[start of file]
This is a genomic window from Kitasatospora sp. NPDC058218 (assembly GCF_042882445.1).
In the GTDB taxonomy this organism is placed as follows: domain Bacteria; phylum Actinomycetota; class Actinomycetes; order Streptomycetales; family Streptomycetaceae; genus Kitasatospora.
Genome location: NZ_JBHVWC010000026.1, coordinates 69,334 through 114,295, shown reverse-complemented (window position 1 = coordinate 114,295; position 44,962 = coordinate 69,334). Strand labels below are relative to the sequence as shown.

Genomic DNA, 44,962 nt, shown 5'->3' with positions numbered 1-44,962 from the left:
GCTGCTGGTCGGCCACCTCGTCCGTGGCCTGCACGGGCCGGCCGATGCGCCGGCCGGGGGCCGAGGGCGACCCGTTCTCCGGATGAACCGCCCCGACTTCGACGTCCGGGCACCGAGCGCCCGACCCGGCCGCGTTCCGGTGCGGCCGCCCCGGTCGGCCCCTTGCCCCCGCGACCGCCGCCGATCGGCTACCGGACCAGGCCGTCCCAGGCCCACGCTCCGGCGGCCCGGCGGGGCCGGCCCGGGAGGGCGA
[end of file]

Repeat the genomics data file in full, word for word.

This is a genomic window from Kitasatospora sp. NPDC058218 (assembly GCF_042882445.1).
In the GTDB taxonomy this organism is placed as follows: domain Bacteria; phylum Actinomycetota; class Actinomycetes; order Streptomycetales; family Streptomycetaceae; genus Kitasatospora.
Genome location: NZ_JBHVWC010000026.1, coordinates 69,334 through 114,295, shown reverse-complemented (window position 1 = coordinate 114,295; position 44,962 = coordinate 69,334). Strand labels below are relative to the sequence as shown.

Genomic DNA, 44,962 nt, shown 5'->3' with positions numbered 1-44,962 from the left:
GCTGCTGGTCGGCCACCTCGTCCGTGGCCTGCACGGGCCGGCCGATGCGCCGGCCGGGGGCCGAGGGCGACCCGTTCTCCGGATGAACCGCCCCGACTTCGACGTCCGGGCACCGAGCGCCCGACCCGGCCGCGTTCCGGTGCGGCCGCCCCGGTCGGCCCCTTGCCCCCGCGACCGCCGCCGATCGGCTACCGGACCAGGCCGTCCCAGGCCCACGCTCCGGCGGCCCGGCGGGGCCGGCCCGGGAGGGCGA